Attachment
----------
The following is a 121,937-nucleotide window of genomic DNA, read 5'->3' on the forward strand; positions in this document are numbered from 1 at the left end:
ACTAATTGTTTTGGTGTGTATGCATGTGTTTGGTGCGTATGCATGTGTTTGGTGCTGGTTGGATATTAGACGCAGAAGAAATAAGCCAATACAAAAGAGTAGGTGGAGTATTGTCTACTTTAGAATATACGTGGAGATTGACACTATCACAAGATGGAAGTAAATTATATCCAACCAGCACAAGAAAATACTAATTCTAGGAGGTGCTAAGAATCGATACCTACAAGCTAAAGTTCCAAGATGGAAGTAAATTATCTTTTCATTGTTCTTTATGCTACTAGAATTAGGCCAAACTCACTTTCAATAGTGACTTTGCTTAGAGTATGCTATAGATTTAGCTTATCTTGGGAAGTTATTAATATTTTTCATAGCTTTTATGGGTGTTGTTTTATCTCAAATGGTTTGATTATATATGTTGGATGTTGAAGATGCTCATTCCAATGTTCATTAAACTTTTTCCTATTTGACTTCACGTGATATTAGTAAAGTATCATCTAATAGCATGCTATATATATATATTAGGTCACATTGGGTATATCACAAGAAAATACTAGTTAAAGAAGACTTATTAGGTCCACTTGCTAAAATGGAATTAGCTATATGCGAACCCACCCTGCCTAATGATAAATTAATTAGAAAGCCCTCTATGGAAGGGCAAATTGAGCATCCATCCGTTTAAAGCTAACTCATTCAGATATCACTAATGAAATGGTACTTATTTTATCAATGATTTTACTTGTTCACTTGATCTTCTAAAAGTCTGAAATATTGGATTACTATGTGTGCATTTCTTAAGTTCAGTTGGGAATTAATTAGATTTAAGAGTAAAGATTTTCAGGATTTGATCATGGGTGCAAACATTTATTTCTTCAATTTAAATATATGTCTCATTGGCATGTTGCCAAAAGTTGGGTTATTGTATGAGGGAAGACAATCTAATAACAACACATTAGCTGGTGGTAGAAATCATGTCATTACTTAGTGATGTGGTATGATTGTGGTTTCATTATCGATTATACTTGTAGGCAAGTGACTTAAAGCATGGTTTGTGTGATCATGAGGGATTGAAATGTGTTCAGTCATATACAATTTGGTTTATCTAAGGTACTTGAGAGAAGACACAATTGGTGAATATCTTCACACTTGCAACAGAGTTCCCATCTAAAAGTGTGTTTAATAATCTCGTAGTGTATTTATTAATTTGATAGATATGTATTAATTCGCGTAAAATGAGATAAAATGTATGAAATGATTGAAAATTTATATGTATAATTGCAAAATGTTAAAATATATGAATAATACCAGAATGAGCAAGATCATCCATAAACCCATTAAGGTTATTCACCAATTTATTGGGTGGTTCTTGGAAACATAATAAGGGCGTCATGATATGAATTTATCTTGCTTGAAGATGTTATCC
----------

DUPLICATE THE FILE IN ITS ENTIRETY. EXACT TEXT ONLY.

The following is a 121,937-nucleotide window of genomic DNA, read 5'->3' on the forward strand; positions in this document are numbered from 1 at the left end:
ACTAATTGTTTTGGTGTGTATGCATGTGTTTGGTGCGTATGCATGTGTTTGGTGCTGGTTGGATATTAGACGCAGAAGAAATAAGCCAATACAAAAGAGTAGGTGGAGTATTGTCTACTTTAGAATATACGTGGAGATTGACACTATCACAAGATGGAAGTAAATTATATCCAACCAGCACAAGAAAATACTAATTCTAGGAGGTGCTAAGAATCGATACCTACAAGCTAAAGTTCCAAGATGGAAGTAAATTATCTTTTCATTGTTCTTTATGCTACTAGAATTAGGCCAAACTCACTTTCAATAGTGACTTTGCTTAGAGTATGCTATAGATTTAGCTTATCTTGGGAAGTTATTAATATTTTTCATAGCTTTTATGGGTGTTGTTTTATCTCAAATGGTTTGATTATATATGTTGGATGTTGAAGATGCTCATTCCAATGTTCATTAAACTTTTTCCTATTTGACTTCACGTGATATTAGTAAAGTATCATCTAATAGCATGCTATATATATATATTAGGTCACATTGGGTATATCACAAGAAAATACTAGTTAAAGAAGACTTATTAGGTCCACTTGCTAAAATGGAATTAGCTATATGCGAACCCACCCTGCCTAATGATAAATTAATTAGAAAGCCCTCTATGGAAGGGCAAATTGAGCATCCATCCGTTTAAAGCTAACTCATTCAGATATCACTAATGAAATGGTACTTATTTTATCAATGATTTTACTTGTTCACTTGATCTTCTAAAAGTCTGAAATATTGGATTACTATGTGTGCATTTCTTAAGTTCAGTTGGGAATTAATTAGATTTAAGAGTAAAGATTTTCAGGATTTGATCATGGGTGCAAACATTTATTTCTTCAATTTAAATATATGTCTCATTGGCATGTTGCCAAAAGTTGGGTTATTGTATGAGGGAAGACAATCTAATAACAACACATTAGCTGGTGGTAGAAATCATGTCATTACTTAGTGATGTGGTATGATTGTGGTTTCATTATCGATTATACTTGTAGGCAAGTGACTTAAAGCATGGTTTGTGTGATCATGAGGGATTGAAATGTGTTCAGTCATATACAATTTGGTTTATCTAAGGTACTTGAGAGAAGACACAATTGGTGAATATCTTCACACTTGCAACAGAGTTCCCATCTAAAAGTGTGTTTAATAATCTCGTAGTGTATTTATTAATTTGATAGATATGTATTAATTCGCGTAAAATGAGATAAAATGTATGAAATGATTGAAAATTTATATGTATAATTGCAAAATGTTAAAATATATGAATAATACCAGAATGAGCAAGATCATCCATAAACCCATTAAGGTTATTCACCAATTTATTGGGTGGTTCTTGGAAACATAATAAGGGCGTCATGATATGAATTTATCTTGCTTGAAGATGTTATCC